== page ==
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GOP leaders slam impeachment effort as ‘dark day for America’


Republican House Minority Leader Kevin McCarthy slammed impeachment and claimed that President Trump did nothing wrong in pushing Ukraine to investigate Joe Biden.

Leading howls of partisan outrage, McCarthy called the launch of an impeachment inquiry as a “dark day for America” and predicted Democrats would pay a high price at the ballot box.

“It was a dark day that you were willing to endanger the national security of our country because of your political bias,” McCarthy said.

McCarthy was flanked by GOP leaders including Rep. Liz Cheney (R-Wyo.) and conservative Freedom Caucus leader Jim Jordan (R-Ohio) as he insisted that Democrats acted without evidence that Trump broke any laws or violated the Constitution.

“It’s a dark day for the rule of law that a president is going to be found guilty without any proof,” McCarthy said.

Sen. Lindsey Graham (R-S.C.) called the transcript “underwhelming” and suggested that the push was a Democratic charade.

Rep. Pete King (R-Long Island), one of the few GOP lawmakers in the metro area, echoed Republican talking points that there was “no quid pro quo” revealed in the transcript.

Nothing remotely impeachable in transcript. Ukrainian President brought up Giuliani before @POTUS Trump mentioned Biden. No quid pro quo. Pursuing impeachment is indefensible.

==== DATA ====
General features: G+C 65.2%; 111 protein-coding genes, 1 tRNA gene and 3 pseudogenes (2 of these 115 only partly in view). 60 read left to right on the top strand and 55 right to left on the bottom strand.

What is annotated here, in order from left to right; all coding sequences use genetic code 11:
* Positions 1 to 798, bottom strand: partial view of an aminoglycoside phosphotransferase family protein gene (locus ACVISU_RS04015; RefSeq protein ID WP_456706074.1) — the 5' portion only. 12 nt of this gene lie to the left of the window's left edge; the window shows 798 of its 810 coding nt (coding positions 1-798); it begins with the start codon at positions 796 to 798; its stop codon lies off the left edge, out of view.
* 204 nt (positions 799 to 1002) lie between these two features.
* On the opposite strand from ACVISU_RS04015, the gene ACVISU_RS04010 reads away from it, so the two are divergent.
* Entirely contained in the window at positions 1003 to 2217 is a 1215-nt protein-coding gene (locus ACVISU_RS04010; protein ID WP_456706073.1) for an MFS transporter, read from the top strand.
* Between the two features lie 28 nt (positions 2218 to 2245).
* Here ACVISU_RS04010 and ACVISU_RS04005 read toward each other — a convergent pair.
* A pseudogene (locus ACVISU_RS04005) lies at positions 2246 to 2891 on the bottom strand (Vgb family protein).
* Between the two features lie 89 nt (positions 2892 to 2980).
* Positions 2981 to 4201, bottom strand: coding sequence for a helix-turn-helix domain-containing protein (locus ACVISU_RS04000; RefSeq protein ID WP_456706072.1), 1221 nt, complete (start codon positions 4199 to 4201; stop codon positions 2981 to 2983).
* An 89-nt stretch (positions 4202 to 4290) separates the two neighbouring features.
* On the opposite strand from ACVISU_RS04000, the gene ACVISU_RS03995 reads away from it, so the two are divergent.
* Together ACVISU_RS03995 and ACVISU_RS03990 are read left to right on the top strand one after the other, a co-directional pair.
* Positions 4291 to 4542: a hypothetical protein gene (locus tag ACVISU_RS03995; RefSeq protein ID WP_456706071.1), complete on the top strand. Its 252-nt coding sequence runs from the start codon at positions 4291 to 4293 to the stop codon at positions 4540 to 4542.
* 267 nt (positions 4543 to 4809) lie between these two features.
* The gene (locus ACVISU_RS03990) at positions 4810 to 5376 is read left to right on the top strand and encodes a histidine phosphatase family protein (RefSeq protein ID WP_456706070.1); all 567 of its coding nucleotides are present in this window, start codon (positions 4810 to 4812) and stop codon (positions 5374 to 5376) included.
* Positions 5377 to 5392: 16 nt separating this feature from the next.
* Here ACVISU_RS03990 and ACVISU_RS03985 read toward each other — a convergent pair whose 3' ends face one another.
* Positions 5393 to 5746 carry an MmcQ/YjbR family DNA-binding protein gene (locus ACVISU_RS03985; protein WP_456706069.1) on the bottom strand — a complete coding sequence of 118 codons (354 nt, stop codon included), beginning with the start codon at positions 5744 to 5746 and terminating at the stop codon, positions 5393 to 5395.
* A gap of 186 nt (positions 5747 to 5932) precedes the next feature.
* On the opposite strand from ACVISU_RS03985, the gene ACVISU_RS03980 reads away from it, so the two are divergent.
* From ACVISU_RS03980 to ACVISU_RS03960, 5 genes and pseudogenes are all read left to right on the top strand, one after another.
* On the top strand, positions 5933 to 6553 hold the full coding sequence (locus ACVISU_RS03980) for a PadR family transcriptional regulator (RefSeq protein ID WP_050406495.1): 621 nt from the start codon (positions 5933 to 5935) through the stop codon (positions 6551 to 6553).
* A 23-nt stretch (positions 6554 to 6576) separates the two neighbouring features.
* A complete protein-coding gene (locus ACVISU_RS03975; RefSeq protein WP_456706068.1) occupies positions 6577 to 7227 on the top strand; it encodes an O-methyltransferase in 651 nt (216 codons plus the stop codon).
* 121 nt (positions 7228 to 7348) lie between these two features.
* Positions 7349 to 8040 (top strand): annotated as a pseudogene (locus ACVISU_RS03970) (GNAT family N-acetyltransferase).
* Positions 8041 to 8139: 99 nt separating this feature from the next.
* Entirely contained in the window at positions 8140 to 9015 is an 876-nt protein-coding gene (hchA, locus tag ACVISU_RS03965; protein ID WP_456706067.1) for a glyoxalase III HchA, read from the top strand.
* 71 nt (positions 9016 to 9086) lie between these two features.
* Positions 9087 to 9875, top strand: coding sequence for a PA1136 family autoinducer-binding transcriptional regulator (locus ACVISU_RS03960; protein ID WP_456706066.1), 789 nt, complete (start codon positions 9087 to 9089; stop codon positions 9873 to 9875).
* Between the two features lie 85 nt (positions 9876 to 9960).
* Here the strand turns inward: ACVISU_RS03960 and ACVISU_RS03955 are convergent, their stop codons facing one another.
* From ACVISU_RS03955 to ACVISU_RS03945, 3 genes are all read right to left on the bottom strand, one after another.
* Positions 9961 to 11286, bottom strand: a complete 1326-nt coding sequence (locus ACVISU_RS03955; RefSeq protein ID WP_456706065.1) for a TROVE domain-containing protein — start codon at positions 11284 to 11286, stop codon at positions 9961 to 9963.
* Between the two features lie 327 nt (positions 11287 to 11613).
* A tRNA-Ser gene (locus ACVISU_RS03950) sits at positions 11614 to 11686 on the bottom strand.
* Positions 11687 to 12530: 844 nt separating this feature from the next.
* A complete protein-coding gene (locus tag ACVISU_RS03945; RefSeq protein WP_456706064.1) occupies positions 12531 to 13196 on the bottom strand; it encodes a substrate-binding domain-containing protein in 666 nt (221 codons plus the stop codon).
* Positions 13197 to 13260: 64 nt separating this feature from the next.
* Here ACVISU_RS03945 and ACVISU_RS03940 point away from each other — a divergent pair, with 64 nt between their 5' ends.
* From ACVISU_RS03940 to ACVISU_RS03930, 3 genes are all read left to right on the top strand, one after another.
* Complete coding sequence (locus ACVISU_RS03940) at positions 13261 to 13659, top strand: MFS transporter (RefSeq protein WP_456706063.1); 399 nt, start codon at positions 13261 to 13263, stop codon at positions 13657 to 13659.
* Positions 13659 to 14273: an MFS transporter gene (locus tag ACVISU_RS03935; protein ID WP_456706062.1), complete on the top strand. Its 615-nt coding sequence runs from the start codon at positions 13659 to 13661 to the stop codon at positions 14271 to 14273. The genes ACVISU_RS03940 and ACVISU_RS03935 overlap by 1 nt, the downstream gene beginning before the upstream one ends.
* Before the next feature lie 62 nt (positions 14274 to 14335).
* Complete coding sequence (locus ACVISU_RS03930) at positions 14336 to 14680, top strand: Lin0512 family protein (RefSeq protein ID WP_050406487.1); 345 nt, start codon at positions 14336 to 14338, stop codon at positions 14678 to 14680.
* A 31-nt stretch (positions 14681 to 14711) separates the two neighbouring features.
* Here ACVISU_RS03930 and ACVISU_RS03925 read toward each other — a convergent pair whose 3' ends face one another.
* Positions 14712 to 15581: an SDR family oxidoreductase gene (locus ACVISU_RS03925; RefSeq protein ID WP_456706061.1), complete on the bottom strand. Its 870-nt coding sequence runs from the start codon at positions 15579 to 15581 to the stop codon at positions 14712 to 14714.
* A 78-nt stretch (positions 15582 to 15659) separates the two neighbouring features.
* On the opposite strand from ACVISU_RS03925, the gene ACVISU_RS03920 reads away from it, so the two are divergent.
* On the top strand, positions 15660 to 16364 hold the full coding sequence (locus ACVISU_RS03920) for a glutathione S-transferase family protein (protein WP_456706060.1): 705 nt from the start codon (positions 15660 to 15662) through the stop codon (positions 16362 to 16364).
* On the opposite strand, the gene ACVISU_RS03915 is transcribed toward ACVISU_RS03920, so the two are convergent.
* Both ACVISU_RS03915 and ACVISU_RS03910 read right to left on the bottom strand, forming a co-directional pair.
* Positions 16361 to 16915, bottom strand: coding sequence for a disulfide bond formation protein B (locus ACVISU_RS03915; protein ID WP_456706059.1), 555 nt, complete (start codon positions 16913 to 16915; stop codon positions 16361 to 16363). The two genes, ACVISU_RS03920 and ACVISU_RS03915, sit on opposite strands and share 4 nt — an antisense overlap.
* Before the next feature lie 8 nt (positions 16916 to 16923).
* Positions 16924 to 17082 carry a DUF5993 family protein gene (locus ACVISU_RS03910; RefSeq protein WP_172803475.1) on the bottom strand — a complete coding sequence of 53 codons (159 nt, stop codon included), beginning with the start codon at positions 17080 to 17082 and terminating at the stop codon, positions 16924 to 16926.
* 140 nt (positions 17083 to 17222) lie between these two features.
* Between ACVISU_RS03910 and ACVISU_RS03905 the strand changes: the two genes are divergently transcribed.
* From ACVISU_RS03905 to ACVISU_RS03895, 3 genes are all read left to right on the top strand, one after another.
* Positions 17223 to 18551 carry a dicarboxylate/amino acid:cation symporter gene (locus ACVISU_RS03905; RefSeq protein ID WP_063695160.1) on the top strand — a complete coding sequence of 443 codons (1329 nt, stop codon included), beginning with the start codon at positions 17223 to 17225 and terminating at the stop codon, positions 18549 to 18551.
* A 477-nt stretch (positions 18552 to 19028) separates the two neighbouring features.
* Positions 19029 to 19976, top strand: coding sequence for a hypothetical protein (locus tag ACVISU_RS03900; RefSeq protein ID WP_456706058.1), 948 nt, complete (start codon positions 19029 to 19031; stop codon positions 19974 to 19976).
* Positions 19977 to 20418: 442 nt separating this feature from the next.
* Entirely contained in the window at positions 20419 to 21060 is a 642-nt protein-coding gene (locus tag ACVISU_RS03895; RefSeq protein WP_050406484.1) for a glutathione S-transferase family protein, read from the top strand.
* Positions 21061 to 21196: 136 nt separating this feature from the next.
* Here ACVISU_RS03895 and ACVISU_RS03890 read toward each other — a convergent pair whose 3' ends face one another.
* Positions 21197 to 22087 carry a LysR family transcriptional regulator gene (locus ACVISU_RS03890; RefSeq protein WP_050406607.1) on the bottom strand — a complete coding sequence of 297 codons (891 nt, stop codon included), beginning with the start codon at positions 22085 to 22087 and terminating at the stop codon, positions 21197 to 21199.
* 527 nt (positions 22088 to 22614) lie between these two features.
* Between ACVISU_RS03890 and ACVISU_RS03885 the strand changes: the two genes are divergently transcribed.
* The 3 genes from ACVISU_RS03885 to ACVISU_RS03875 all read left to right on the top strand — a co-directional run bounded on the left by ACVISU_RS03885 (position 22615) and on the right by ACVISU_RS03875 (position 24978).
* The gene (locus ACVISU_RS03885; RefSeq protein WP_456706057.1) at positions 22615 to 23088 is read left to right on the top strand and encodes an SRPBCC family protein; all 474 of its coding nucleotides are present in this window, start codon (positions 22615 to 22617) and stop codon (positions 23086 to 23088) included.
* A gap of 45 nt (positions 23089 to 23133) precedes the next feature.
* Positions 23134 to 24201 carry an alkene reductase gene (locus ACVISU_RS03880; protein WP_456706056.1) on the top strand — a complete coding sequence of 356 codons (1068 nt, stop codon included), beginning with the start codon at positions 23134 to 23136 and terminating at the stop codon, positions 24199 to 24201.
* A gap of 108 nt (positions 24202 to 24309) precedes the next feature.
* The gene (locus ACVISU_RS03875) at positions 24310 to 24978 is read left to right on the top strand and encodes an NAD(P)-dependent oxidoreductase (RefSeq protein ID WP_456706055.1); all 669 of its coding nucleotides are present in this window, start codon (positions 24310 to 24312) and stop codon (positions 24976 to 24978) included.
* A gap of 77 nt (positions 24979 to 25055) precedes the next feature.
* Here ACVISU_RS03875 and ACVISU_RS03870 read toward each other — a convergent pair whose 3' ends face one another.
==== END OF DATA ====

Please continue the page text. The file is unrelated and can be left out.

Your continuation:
“Nothing remotely impeachable,” King wrote on Twitter.

Although most Republicans lined up in lockstep with Trump, there were some voices of dissent.

Again, it’s not just about a call, but even the call is a devastating indictment of the president.

Trump: We do a lot for Ukraine.

Zelenskyy: We are almost ready to buy more Javelins from the United States for defense purposes.

Trump: I would like you to do us a favor though.

Rep. Justin Amash (I-Mich.), a conservative who quit the GOP over his support for impeachment, called the transcript a “devastating indictment” of Trump. That was apparently an unintended pun, as Justice Department rules bar indictment of a sitting president.

Elder statesman Mitt Romney (R-Utah) said he “remains deeply troubled” over the allegations against Trump and is awaiting the whistleblower’s testimony.